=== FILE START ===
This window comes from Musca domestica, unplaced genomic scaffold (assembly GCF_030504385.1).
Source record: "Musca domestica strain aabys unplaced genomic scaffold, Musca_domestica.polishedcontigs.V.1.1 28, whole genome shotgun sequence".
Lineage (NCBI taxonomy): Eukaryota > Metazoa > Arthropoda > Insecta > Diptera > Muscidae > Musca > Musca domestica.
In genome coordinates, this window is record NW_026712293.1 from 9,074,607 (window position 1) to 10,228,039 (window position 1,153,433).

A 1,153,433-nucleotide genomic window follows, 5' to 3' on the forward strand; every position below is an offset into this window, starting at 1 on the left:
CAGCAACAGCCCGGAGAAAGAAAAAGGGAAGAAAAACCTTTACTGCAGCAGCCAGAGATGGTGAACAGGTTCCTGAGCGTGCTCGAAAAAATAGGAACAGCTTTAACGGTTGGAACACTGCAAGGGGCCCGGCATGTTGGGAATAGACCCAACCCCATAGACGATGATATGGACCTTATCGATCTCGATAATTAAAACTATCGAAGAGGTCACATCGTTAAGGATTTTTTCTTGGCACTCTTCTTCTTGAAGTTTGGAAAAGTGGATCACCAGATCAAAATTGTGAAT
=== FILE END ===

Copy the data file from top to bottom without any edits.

This window comes from Musca domestica, unplaced genomic scaffold (assembly GCF_030504385.1).
Source record: "Musca domestica strain aabys unplaced genomic scaffold, Musca_domestica.polishedcontigs.V.1.1 28, whole genome shotgun sequence".
Lineage (NCBI taxonomy): Eukaryota > Metazoa > Arthropoda > Insecta > Diptera > Muscidae > Musca > Musca domestica.
In genome coordinates, this window is record NW_026712293.1 from 9,074,607 (window position 1) to 10,228,039 (window position 1,153,433).

A 1,153,433-nucleotide genomic window follows, 5' to 3' on the forward strand; every position below is an offset into this window, starting at 1 on the left:
CAGCAACAGCCCGGAGAAAGAAAAAGGGAAGAAAAACCTTTACTGCAGCAGCCAGAGATGGTGAACAGGTTCCTGAGCGTGCTCGAAAAAATAGGAACAGCTTTAACGGTTGGAACACTGCAAGGGGCCCGGCATGTTGGGAATAGACCCAACCCCATAGACGATGATATGGACCTTATCGATCTCGATAATTAAAACTATCGAAGAGGTCACATCGTTAAGGATTTTTTCTTGGCACTCTTCTTCTTGAAGTTTGGAAAAGTGGATCACCAGATCAAAATTGTGAAT